hahne at netcom.com
Sat Aug 22 06:20:20 UTC 1998
Dave Rand wrote:
>> Assuming it does matter, in which direction does the value flow?
and Michael Dillon responds:
> Here's the complex part. The value is not expressed in bits and it depends
> on the destination within the peer's network. I am assuming that we can
> map the IPv4 address space by city and that we can set some value to each
> intercity link. This means that a stream of bits entering a peers network
> in San Jose with a final destination in San Jose would be free. But if the
> stream of bits was destined for Santa Cruz there would be a small cost.
I don't see that you've answered his question about value flow. You're
describing how to set a value on a stream of packets without answering the
question of who should pay. Should we charge the sender or the receiver?
Back at the 1995 APRICOT conference there was a mention of an IETF WG
(likely now dissolved) which was specifically working on the settlements
issue, and their answer to this question was "it depends". For every packet
you have to determine a packet owner who is responsible for paying. The
owner could vary per application, per site, and/or per end user. I could
even imagine that responsibility for payment could be split between sender
and receiver: 50/50, 90/10, choose your favorite. If I'm downloading a copy
of sendmail, I'm probably the "owner" of those ftp packets because Berkeley
makes sendmail available as a public service and doesn't want to pay
settlement costs to reach me. If I'm downloading a product white paper,
maybe I expect the company that wrote the white paper to pay transit costs
to reach me because it's a marketing expense that they should absorb. If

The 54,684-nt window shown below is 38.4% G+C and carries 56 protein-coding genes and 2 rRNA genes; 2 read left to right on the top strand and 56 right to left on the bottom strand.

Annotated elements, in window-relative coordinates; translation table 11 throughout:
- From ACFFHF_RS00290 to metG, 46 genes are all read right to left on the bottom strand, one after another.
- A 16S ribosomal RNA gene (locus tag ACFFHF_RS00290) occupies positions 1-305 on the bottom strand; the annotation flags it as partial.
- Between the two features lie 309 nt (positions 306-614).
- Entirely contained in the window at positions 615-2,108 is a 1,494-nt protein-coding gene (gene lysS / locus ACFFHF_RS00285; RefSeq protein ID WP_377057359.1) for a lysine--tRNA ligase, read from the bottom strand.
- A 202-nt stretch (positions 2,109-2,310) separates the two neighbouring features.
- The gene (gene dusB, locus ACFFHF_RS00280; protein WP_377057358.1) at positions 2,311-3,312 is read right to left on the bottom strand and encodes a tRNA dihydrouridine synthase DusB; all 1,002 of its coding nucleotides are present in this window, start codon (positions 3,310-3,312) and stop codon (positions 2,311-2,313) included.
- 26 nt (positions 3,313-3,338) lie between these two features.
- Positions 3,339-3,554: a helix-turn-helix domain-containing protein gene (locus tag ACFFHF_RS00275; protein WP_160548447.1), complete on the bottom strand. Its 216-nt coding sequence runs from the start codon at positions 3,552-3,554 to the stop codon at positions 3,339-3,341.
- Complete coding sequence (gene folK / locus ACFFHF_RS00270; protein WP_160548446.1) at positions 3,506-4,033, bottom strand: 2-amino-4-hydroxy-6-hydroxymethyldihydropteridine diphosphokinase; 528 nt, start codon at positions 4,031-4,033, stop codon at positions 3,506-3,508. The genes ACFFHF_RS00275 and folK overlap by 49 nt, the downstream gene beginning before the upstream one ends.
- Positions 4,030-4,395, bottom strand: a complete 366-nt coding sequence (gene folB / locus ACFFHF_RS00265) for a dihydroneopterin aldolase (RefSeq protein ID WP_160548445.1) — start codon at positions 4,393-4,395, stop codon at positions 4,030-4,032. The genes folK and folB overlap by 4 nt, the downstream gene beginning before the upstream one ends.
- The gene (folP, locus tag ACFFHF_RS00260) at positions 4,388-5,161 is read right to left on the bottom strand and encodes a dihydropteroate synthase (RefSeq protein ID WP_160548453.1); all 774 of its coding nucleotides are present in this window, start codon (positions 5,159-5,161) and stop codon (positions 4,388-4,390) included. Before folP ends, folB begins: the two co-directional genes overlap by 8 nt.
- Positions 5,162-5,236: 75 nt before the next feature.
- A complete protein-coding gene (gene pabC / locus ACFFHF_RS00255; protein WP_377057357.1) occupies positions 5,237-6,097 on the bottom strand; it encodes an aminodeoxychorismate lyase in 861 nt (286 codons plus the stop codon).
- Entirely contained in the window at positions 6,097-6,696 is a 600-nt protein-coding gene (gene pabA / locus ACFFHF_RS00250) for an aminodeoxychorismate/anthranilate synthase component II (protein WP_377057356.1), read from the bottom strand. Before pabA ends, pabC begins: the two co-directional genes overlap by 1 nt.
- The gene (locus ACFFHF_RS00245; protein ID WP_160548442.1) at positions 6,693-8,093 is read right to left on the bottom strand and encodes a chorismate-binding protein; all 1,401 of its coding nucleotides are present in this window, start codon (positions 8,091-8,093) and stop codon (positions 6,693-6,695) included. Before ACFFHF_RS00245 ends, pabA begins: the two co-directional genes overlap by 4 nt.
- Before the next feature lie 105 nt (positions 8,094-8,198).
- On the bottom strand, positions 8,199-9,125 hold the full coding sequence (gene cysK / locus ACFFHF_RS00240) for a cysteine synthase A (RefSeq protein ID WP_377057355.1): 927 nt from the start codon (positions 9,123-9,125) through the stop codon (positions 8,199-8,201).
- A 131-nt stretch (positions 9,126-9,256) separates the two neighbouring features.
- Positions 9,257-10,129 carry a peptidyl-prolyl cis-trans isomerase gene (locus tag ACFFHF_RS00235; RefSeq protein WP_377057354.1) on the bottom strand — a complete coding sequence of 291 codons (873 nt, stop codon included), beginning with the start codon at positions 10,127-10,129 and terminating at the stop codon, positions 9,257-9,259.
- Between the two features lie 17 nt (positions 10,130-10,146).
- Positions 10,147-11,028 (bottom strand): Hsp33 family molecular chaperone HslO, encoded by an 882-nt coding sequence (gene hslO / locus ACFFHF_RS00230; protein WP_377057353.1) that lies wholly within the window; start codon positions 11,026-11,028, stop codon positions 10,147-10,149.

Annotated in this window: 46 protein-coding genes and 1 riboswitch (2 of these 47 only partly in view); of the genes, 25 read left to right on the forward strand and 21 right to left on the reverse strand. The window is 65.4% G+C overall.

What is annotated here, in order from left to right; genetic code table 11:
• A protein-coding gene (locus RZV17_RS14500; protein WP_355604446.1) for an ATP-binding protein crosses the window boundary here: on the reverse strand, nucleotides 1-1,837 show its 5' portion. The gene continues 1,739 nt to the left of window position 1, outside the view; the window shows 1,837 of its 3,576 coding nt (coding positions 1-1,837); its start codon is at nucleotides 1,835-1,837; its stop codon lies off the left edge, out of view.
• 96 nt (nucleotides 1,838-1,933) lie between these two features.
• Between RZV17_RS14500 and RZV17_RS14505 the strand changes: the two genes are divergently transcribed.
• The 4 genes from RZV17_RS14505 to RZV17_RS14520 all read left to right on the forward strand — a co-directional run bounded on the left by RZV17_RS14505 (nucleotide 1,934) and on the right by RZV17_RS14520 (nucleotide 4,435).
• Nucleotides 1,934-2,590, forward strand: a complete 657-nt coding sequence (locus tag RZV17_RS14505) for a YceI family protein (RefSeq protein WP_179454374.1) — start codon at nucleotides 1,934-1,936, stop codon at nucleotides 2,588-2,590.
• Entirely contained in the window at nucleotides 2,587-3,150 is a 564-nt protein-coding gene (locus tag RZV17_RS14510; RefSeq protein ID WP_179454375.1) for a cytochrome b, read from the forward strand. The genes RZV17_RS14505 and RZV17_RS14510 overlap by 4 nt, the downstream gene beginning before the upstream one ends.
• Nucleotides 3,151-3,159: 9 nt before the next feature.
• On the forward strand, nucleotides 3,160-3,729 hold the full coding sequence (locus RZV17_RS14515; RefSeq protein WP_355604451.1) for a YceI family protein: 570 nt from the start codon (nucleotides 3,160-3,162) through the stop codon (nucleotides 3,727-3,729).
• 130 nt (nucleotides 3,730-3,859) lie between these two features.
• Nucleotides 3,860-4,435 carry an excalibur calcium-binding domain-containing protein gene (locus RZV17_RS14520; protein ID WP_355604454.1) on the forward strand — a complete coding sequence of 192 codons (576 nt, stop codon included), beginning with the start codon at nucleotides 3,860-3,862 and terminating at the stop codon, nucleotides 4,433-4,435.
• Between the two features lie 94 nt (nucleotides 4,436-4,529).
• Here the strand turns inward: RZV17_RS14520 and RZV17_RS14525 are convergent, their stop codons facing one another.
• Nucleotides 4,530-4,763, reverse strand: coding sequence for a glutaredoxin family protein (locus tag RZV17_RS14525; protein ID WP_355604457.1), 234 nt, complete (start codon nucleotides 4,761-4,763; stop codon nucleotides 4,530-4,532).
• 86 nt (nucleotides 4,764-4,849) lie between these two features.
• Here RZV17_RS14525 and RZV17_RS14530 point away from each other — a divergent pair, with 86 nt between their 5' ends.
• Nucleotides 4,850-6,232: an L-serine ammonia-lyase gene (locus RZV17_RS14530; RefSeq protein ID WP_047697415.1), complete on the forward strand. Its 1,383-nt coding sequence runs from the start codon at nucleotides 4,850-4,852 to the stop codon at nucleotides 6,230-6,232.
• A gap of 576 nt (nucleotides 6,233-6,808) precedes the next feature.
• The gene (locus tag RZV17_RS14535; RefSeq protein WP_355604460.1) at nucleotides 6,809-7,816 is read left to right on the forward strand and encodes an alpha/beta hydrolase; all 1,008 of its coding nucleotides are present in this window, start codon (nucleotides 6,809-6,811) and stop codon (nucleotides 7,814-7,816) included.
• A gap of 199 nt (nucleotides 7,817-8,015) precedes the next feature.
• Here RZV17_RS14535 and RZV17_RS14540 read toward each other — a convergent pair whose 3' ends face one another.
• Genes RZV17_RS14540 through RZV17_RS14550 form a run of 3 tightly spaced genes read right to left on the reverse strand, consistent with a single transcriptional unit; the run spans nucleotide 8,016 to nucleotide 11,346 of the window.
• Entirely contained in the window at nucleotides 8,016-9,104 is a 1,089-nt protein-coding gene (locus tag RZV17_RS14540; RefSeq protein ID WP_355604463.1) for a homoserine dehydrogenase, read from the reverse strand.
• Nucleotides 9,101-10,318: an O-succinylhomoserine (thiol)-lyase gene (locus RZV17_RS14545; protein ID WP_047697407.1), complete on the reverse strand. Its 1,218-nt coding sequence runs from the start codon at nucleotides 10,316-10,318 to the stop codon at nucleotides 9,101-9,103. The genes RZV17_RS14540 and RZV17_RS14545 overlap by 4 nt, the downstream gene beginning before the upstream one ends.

somebody is sending me spam, I want the spammer to be the owner of those
SMTP packets because I'm certainly not going to pay a settlement fee so that
people can spam me.
Back to Dave Rand again:
>Down this path lies madness.
Perhaps. On the other hand, there are already multiple Silicon Valley
startups whose business models revolve entirely around metering every packet.
And several well-known SF Bay area companies are already paying on a
strictly metered (per Gb) basis to deliver web and ftp content to customers
and potential customers. Metering in a multi-provider environment generally
>On-net facilities have made distance-sensitive pricing in most metro areas a
>thing of the past. Sub $0.04 per DS0-mile long-haul rates have made long
>haul circuits very affordable. High speed WDM dark fiber routes will make
>long haul very, very cheap in the next 2 years.
This is the old "bandwidth is so cheap that it's free" argument. True,
bandwidth is now inexpensive enough for a single DS0 that it's becoming
counterproductive, from a marketing standpoint, for the telco to attempt to
differentiate based on distance for a voice call. But if we're ever to
arrive at the day when I can turn on my 100Mbps video-over-IP feed to my
home PC over my FTTH connection, and expect to actually get reasonable
performance, we're probably going to need both metering and inter-provider
hahne at netcom.com
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